SANTA BARBARA, Calif. - The National Transportation Safety Board says it will hold a board meeting next month to discuss findings from the September 2019 sinking of the Conception dive boat that killed 34 people.
The NTSB board meeting is scheduled for Oct. 20 at 6:30 a.m. During the meeting, the five-person board will vote on "findings, probable cause and recommendations as well as any changes to the draft final report," the NTSB said.
The NTSB has been investigating the deadly dive boat fire over the last year. In late 2019, officials said it could take 12-18 months for the final report to be released.
The investigation centers on how the deadly fire sparked aboard the popular diving vessel and what, if any, safety precautions could've prevented the disaster.
The October board meeting will be broadcast online and will be available for public viewing.
Dive Boat Disaster
The popular diving boat which was owned by Santa Barbara-based Truth Aquatics, sunk off the coast of Santa Cruz Island in the early hours of Sept. 2, 2019.
The boat was overtaken by flames and began to sink after a fire broke out aboard the boat. The boat, which was chartered by a Santa Cruz diving company, was on the last day of a three-day diving trip.
Five members of the crew who were sleeping above the deck survived the fire by jumping from the boat. They told investigators they tried to rescue those who were trapped below before abandoning attempts once the conditions became too dangerous.
The surviving crew members were picked up by the Grape Escape, a boat that was anchored nearby.
The fire continued to burn throughout the morning and the boat eventually fell to the ocean floor. In the following days, divers from across the state searched the boat's wreckage for the remains of the deceased passengers. After several days of searching, the remains of all 33 passengers and one crew member were recovered.
The boat was later removed from the waters by a salvage barge and taken to Naval Base Ventura County in Port Hueneme for examination.
The NTSB's preliminary investigation revealed that all crew members aboard the ship were asleep when the fire first began, despite regulations that required at least one crew member be awake overnight.
In May, the coroner's office said the 34 people who died aboard the ship died of smoke inhalation. The Santa Barbara County Sheriff's Office also said that all the victims were out of their bunks and were in the berthing area when they died, citing the coroner's report. Their bodies were displaced when the boat sunk to the ocean floor.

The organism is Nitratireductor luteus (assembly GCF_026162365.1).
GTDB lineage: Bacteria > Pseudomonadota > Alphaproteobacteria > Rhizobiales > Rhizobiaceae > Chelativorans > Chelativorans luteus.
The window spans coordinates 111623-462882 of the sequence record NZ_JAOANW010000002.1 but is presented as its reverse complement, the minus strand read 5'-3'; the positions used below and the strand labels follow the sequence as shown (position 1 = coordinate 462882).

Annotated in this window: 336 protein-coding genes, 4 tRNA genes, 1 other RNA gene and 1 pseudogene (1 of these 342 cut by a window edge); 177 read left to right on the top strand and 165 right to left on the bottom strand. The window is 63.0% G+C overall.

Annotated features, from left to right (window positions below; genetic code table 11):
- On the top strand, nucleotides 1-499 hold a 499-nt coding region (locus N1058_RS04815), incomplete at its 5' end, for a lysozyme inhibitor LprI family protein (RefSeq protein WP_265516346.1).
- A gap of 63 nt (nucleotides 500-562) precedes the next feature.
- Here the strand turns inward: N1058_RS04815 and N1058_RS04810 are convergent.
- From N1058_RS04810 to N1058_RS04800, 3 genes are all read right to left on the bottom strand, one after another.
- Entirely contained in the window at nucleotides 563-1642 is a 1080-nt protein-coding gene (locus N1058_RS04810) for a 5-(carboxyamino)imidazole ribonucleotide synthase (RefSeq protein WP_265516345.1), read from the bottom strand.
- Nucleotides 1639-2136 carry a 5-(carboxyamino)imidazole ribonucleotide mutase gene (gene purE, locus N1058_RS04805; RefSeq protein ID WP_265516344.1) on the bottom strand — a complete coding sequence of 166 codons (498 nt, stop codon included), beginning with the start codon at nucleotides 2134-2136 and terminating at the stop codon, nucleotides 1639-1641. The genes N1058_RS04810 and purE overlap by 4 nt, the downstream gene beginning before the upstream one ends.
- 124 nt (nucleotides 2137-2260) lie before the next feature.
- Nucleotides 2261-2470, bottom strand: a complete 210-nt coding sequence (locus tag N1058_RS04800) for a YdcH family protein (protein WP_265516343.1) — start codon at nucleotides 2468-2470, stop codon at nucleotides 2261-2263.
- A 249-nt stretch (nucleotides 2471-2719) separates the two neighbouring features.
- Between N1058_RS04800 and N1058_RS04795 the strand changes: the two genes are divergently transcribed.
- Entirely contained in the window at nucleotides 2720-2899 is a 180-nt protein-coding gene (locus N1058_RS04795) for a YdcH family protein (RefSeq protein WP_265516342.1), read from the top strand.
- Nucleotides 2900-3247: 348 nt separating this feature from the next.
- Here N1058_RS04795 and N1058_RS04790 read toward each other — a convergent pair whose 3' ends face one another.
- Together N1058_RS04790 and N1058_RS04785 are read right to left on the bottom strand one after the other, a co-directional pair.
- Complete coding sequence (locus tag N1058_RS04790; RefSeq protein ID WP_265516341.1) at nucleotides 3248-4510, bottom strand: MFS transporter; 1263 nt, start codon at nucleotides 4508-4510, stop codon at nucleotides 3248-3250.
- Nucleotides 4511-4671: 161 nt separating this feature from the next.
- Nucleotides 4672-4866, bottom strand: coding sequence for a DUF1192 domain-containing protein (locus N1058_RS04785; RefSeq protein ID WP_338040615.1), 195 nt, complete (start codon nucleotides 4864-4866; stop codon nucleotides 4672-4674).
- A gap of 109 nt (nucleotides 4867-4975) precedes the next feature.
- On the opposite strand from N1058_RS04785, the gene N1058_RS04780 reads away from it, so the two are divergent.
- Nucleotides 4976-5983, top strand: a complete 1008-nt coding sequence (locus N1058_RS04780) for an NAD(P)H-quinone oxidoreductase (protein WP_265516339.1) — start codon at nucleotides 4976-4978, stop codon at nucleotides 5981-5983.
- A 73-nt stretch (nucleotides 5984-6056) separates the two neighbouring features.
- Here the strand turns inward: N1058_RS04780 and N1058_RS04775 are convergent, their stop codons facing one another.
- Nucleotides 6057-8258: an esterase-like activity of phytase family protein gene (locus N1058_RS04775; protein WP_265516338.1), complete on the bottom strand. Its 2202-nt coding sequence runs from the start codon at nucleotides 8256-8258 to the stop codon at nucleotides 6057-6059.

The safety of the boat was brought into question after the deadly disaster.
Among the areas of concern included the use of electrical charging stations where passengers could charge their mobile devices. Conception, which was built in the 1980s, was not originally equipped with charging stations meant for modern devices.
Additionally, the prevalence of lithium-ion batteries aboard the ship were theorized as a possible ignition source.
Conception was outfitted with commercial smoke alarms that were mostly used inside homes. These smoke alarms met the minimum safety requirements for boats built at the time.
California lawmakers later presented new legislation that looks to raise safety requirements aboard small passenger vessels.
The fire is also the subject of a federal criminal investigation, led by the Coast Guard, the FBI and the U.S. attorney’s office in Los Angeles.
Truth Aquatics, which owned and operated Conception as well as two other diving boats, has filed a lawsuit which aims to protect the company and limit its financial liability. The filing of this lawsuit is considered to be common practice for maritime disasters.
The company, owned by longtime Santa Barbara residents Glen and Dana Fritzler, was considered a pillar of the boating community prior to the disaster. They spoke with reporter Beth Farnsworth last year and said they were devastated and were mourning the loss of the 34 lives aboard the boat.
At least two lawsuits have been filed against Truth Aquatics. One from the widow of a man killed in the disaster, and another by a surviving crew member who said the company was operating under unsafe conditions.
In October 2019, Truth Aquatics announced they were suspending operations indefinitely.
One Year Later
Wednesday marks the one-year anniversary of the sinking of Conception. Local officials plan to hold a virtual ceremony to honor the victims of the disaster Wednesday at 7 a.m.
The ceremony will be broadcast on KEYT.com.
Editor's Note: An earlier version of this story improperly cited the Ventura County Sheriff's Office. The story has been corrected and now cites the Santa Barbara County Sheriff's Office as the source of the information.